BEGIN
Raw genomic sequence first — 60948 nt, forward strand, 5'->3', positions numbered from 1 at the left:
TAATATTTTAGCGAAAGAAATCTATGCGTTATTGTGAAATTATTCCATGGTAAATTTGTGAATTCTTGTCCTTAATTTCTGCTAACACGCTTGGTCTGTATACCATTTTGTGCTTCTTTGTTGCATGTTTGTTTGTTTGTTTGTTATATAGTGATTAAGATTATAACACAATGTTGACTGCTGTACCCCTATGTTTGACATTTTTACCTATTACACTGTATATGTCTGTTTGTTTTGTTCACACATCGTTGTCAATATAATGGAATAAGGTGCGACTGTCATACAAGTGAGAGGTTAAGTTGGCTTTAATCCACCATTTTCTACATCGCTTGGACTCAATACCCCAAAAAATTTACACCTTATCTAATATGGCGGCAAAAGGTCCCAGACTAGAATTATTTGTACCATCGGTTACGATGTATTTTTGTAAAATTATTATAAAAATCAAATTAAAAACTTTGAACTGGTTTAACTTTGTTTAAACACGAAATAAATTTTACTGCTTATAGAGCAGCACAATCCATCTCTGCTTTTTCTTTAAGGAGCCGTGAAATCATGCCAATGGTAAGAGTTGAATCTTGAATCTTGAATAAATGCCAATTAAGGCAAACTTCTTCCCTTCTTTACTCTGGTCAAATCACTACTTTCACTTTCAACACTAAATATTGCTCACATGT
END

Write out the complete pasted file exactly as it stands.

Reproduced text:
Raw genomic sequence first — 60948 nt, forward strand, 5'->3', positions numbered from 1 at the left:
TAATATTTTAGCGAAAGAAATCTATGCGTTATTGTGAAATTATTCCATGGTAAATTTGTGAATTCTTGTCCTTAATTTCTGCTAACACGCTTGGTCTGTATACCATTTTGTGCTTCTTTGTTGCATGTTTGTTTGTTTGTTTGTTATATAGTGATTAAGATTATAACACAATGTTGACTGCTGTACCCCTATGTTTGACATTTTTACCTATTACACTGTATATGTCTGTTTGTTTTGTTCACACATCGTTGTCAATATAATGGAATAAGGTGCGACTGTCATACAAGTGAGAGGTTAAGTTGGCTTTAATCCACCATTTTCTACATCGCTTGGACTCAATACCCCAAAAAATTTACACCTTATCTAATATGGCGGCAAAAGGTCCCAGACTAGAATTATTTGTACCATCGGTTACGATGTATTTTTGTAAAATTATTATAAAAATCAAATTAAAAACTTTGAACTGGTTTAACTTTGTTTAAACACGAAATAAATTTTACTGCTTATAGAGCAGCACAATCCATCTCTGCTTTTTCTTTAAGGAGCCGTGAAATCATGCCAATGGTAAGAGTTGAATCTTGAATCTTGAATAAATGCCAATTAAGGCAAACTTCTTCCCTTCTTTACTCTGGTCAAATCACTACTTTCACTTTCAACACTAAATATTGCTCACATGT